Pitchers and catchers have reported, and the San Francisco Giants are officially open for business. A few members of the Bay Area media are in Scottsdale following the team, including Ray Ratto. Ratto wrote a great column on Saturday titled “Brian Sabean – a man amongst bloggers,” about a subject of great interest to me: Brian Sabean and his thoughts on the Q&A session he had with myself and three other Giants bloggers (Julian Levine of Giants Nirvana, Scott Willis of Crazy Crabbers and Steven Robles of SF Giants Rumors).
Several interesting tidbits in Ratto’s piece (at least to this blogger), including what led to Sabean and Bochy answering our questions and how the process went in Sabean’s mind:
“Actually, it was a lot like talking to the beat guys,” the Giants’ general manager said Saturday, the day that the pitchers and catchers reported. “They asked pretty much the same questions, by and large. They seemed pretty knowledgeable for the most part.”
Now maybe he expected different. Maybe he expected more savagery-based-on-stereotype. Maybe he thought the questions would be dominated by decimal points and impenetrable acronyms. Maybe he thought…
“Well, I really didn’t give a lot of thought about it one way or another,” he said. “It was just a Q-and-A with reporters, is the way I looked at it. Our P.R. department thought they were a part of the fan base that we could reach better. It was fine.”
No surprise here, especially the part about the P.R. department. I didn’t know we’d be asking Sabean questions until one of the P.R. specialists emailed me the night before, and I didn’t know Bochy would be a part of the Q&A until he walked into the suite a few minutes before Sabean. I give the P.R. team credit — it was a gamble. If one of us asked a question that really upset either Sabean or Bochy, or if we came off as uneducated fanboys, the session would’ve been a flop.
A few P.R. employees were in the room with us as we chatted for about a half hour, and it went amiably enough that none of them felt the need to step in. I was actually surprised we got as much time as we did; most group sessions I’ve been involved with have been shut down after about 5-10 minutes by a P.R. staffer announcing, “one more question” or “two more questions.”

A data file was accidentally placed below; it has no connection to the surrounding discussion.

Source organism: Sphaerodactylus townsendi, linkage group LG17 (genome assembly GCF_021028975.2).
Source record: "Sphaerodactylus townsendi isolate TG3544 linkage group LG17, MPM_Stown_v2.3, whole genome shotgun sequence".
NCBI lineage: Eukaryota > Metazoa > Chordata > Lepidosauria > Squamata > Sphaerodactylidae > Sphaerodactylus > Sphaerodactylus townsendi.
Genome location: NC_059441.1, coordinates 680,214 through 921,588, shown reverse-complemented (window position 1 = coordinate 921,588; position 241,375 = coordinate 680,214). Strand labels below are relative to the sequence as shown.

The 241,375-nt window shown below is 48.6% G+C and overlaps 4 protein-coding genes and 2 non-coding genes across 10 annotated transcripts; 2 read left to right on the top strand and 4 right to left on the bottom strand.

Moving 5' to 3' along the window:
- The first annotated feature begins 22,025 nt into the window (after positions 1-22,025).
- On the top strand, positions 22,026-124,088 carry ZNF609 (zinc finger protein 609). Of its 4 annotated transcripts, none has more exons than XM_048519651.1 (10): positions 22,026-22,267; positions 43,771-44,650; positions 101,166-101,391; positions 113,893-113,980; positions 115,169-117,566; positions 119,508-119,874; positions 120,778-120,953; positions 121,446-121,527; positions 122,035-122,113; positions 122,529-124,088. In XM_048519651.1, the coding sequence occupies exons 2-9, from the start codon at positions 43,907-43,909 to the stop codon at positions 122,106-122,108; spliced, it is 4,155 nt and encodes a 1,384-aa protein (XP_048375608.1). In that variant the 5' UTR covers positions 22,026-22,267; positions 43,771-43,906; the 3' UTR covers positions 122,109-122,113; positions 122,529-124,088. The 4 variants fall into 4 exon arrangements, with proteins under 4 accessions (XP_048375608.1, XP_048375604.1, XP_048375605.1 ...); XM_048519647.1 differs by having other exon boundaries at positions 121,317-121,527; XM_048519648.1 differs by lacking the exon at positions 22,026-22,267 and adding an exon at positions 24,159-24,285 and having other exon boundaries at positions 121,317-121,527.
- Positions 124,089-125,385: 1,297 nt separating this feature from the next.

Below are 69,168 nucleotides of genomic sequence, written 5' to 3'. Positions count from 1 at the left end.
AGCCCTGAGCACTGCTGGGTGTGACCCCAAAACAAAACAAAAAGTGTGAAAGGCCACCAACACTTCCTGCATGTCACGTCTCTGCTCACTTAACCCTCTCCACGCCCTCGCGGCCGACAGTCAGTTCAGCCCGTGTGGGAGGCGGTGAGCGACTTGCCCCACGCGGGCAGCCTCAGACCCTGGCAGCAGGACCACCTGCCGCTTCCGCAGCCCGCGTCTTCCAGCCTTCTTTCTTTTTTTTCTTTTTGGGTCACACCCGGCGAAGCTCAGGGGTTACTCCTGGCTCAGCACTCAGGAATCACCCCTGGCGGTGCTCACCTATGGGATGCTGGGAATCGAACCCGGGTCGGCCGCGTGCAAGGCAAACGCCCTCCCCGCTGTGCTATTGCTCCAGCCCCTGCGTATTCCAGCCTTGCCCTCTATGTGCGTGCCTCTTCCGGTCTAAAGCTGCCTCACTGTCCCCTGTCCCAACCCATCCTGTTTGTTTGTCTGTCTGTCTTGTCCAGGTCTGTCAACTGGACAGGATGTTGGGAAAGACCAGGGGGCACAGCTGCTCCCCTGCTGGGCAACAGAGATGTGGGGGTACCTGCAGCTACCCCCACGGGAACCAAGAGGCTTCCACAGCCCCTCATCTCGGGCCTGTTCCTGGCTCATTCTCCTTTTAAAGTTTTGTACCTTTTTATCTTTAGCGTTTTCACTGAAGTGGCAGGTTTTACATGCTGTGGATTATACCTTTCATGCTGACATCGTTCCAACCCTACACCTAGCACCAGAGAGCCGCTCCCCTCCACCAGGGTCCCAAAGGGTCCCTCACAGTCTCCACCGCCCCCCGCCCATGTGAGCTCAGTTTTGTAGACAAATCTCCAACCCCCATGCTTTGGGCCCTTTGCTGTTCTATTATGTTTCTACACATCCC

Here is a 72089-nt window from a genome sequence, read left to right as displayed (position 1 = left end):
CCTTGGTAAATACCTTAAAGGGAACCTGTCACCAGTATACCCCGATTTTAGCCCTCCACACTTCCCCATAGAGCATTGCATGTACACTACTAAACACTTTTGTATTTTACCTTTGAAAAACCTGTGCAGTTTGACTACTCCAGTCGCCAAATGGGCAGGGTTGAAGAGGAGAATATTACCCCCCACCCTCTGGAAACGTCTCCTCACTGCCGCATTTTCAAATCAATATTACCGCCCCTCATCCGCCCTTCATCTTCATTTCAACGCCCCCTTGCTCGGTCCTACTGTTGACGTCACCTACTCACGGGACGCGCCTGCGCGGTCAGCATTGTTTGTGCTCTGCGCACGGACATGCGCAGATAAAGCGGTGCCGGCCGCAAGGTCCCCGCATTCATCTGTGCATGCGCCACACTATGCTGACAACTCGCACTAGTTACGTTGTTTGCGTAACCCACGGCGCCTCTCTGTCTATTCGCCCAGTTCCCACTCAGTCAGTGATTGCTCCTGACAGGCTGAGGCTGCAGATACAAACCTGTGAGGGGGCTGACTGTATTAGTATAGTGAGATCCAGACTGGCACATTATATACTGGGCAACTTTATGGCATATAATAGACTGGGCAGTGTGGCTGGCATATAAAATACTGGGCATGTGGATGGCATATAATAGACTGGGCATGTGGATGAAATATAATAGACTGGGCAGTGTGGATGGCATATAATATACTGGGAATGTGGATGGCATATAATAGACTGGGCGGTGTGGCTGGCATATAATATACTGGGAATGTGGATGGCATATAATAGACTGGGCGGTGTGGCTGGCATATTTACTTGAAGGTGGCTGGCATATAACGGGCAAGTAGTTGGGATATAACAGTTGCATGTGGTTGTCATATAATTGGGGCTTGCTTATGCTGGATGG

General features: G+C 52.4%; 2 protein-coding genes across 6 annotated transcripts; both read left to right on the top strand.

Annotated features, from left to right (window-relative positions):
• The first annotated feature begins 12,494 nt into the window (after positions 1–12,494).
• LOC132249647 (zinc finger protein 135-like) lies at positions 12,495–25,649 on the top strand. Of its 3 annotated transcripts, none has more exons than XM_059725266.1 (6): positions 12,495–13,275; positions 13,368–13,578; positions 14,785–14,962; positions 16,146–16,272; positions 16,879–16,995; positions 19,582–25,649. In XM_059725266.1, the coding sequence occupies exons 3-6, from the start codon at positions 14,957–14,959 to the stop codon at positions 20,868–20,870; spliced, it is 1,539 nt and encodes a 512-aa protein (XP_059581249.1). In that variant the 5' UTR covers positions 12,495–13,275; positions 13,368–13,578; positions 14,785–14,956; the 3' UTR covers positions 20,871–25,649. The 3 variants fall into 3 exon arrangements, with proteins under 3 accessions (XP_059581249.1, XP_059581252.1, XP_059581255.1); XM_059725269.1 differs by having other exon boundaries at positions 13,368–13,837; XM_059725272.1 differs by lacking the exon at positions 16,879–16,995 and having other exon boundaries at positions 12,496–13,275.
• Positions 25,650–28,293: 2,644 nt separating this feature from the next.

Ratto’s column touches on some of the ways that Sabean is perceived by the unwashed masses and basement-dwelling bloggers, particularly as a veteran-loving, stat-hating old schooler. Ratto’s take: with the amount of youth on the team, particularly in the pitching staff and at catcher, third base and other positions, Sabean is by no means anti-youth. And with employees on the team who delve deeply into the kind of advanced metrics that (some) bloggers are known to fancy, Sabean has access to the kind of information many feel like he ignores.
Mostly, Ratto’s theme centers on how Sabean’s changed in multiple ways over his 15-year tenure as general manager of the Giants, and providing access to media entities that didn’t exist back in 1997 is just another way Sabean has adapted.
I loved Ratto’s conclusion, his second-to-last sentence especially:
But with an information glut that needs constant tending and feeding, he has been forced to consider other outlets for advancing the organization’s methodologies. So he had a Q-and-A with bloggers, and though nothing is scheduled, he is willing to expand the conduits to the audience more in the future.
“It’s what you have to do in this day and age, and like I said, it was like to talking to the beat guys,” he said, squinting into the sun as players came and went in front his dugout perch.
He did not say whether that comparison flatters, flat-lines or shames beat writers, bloggers, or the media en masse. Some views of the outside world he continues to keep to himself.